President Donald Trump’s aides reassured concerned parties that the president would not use an executive order to force companies to relocate out of China after the president threatened to do just that Friday, according to a Wall Street Journal report.
Trump’s comment via Twitter came after China announced new rounds of tariffs on $75 billion in U.S. imports that are set to kick in on Sept. 1 and Dec. 15. In the tweet, Trump said American companies are “hereby ordered to immediately start looking for an alternative to China.”
Larry Kudlow, Trump’s top economic adviser, provided some clarification to Trump’s announcement on CNN’S “State of the Union” program Sunday.
“What he is suggesting to American businesses,” Mr. Kudlow said, is that “you ought to think about moving your operations and your supply chains away from China and secondly, we’d like you to come back home.”
Kudlow argues the U.S. corporate tax rate and the Trump administration’s “massive deregulation program” are good draws for companies considering relocation, according the WSJ.
In an interview with “Fox News Sunday,” Treasury Secretary Steven Mnuchin reassured that Trump doesn’t have plans to invoke an executive order to force companies out of China.
“I think what he was saying is he’s ordering companies to start looking,” Mnuchin said. “He wants to make sure to the extent that we are in an extended trade war, that companies don’t have these issues and move out of China.”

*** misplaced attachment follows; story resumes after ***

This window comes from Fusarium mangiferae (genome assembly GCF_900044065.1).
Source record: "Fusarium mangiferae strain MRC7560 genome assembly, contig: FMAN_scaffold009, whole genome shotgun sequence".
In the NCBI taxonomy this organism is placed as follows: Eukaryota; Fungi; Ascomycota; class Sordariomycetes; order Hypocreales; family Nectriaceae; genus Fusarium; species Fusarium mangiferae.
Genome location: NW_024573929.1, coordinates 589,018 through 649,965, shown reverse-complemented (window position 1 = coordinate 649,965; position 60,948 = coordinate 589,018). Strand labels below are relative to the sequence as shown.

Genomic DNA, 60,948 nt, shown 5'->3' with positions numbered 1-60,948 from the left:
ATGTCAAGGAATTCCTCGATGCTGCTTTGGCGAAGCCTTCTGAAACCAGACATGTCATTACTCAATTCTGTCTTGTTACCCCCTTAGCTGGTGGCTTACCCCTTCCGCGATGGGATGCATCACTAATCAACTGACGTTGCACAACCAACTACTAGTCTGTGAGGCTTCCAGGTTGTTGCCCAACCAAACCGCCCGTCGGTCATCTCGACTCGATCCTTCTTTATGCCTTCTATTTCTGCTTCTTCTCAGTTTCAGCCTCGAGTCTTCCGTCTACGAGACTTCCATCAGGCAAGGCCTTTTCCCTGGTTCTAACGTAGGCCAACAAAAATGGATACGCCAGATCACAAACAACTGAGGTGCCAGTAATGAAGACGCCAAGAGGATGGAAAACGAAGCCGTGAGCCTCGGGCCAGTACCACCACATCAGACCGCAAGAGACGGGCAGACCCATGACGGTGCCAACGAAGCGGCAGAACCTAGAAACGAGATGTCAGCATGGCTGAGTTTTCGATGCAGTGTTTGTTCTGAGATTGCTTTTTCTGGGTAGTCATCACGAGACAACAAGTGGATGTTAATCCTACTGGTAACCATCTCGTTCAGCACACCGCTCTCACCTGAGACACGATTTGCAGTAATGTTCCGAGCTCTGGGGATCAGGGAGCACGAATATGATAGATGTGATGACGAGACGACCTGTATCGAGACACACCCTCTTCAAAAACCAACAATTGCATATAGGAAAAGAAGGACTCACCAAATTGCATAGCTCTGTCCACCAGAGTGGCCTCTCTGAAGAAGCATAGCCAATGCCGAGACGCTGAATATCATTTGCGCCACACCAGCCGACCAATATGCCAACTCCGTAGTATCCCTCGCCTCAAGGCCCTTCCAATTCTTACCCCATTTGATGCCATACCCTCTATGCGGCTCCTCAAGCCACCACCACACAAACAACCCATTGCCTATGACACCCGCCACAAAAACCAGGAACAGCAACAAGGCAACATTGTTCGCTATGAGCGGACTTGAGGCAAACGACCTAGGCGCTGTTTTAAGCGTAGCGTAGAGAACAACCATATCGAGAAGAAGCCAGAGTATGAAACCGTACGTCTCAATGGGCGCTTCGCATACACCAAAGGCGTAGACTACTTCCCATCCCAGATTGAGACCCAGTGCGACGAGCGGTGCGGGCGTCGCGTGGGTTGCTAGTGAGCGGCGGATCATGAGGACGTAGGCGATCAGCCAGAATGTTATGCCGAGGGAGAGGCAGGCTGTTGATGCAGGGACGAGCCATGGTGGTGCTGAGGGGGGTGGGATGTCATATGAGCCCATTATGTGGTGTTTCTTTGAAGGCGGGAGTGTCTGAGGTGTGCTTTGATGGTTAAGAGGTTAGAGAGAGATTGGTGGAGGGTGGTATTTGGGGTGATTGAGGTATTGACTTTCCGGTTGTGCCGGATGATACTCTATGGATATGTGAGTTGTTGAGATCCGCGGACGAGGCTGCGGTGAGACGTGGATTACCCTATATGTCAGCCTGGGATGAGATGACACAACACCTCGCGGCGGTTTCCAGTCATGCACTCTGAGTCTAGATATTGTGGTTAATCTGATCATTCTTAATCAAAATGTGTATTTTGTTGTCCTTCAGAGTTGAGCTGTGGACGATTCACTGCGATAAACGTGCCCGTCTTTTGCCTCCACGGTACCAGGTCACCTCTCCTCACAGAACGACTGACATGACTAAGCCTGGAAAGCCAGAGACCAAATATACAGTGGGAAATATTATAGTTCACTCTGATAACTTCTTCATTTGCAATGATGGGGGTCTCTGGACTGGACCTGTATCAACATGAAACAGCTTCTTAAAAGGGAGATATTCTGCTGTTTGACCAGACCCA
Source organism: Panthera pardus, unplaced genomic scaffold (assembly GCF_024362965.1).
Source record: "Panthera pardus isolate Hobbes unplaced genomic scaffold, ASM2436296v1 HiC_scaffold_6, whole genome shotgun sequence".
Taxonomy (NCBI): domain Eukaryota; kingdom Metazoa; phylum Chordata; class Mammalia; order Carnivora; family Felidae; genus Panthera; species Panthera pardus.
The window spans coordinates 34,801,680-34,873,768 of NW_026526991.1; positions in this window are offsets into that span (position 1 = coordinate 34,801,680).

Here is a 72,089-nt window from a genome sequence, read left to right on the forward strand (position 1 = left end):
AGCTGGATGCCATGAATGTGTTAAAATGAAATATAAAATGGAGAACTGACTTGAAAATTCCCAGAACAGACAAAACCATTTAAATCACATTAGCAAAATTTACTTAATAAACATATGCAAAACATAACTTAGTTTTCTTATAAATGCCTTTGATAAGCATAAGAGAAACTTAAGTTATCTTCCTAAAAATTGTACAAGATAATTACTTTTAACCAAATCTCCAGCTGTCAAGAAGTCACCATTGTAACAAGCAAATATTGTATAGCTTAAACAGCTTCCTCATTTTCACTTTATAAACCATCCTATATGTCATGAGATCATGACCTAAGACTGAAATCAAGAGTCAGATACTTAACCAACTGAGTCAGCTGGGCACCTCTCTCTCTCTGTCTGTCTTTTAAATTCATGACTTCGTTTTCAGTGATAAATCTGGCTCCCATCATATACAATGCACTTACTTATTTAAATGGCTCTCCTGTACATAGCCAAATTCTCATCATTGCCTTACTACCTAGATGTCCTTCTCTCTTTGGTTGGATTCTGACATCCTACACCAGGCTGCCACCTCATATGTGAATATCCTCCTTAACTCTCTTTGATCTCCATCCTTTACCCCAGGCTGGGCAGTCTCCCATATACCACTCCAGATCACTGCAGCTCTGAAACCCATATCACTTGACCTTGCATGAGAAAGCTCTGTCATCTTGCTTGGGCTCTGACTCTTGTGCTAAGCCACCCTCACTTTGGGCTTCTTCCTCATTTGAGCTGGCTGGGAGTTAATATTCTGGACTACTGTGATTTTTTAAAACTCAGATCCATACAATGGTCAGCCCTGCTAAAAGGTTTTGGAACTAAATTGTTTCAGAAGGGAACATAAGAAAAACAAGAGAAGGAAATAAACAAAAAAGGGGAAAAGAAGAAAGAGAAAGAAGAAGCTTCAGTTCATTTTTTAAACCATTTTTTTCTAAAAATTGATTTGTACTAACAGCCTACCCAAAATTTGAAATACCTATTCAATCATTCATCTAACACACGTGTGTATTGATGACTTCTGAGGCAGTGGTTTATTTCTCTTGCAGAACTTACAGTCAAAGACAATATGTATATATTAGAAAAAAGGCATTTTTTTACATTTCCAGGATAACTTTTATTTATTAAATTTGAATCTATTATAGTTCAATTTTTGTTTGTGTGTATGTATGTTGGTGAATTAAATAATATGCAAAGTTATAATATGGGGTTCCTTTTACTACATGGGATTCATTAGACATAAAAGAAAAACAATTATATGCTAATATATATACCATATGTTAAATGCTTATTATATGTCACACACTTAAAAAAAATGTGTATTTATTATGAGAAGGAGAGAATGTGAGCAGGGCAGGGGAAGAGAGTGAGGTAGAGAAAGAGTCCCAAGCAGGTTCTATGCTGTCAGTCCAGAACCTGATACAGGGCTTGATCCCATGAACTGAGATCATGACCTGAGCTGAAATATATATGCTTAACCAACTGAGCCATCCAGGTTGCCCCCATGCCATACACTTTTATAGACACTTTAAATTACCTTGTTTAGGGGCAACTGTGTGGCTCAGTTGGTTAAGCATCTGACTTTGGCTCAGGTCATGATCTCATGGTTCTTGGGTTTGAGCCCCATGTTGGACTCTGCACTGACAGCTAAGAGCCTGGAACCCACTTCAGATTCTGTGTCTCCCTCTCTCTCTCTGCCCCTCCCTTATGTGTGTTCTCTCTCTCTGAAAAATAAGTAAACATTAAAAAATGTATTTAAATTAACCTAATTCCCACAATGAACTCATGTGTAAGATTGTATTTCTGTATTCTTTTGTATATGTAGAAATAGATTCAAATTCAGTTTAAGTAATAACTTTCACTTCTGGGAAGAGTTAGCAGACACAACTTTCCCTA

Kudlow and Mnuchin did mention an obscure law that Trump could use to carry out the order called the International Emergency Economic Powers Act of 1977 (IEEPA).
The Congressional Research Service says the IEEPA can be used against “any unusual and extraordinary threat” outside the U.S. “to the national security, foreign policy or economy of the United States, if the president declares a national emergency with respect to such threat.”
But the president hasn’t declared any national emergency against China, and he must consult with Congress “in every possible instance” before going through with any action involving the IEEPA, according to the CRS. Trump would also have to explicitly define the threat and explain in detail why the action is necessary while submitting follow-up reports every six months.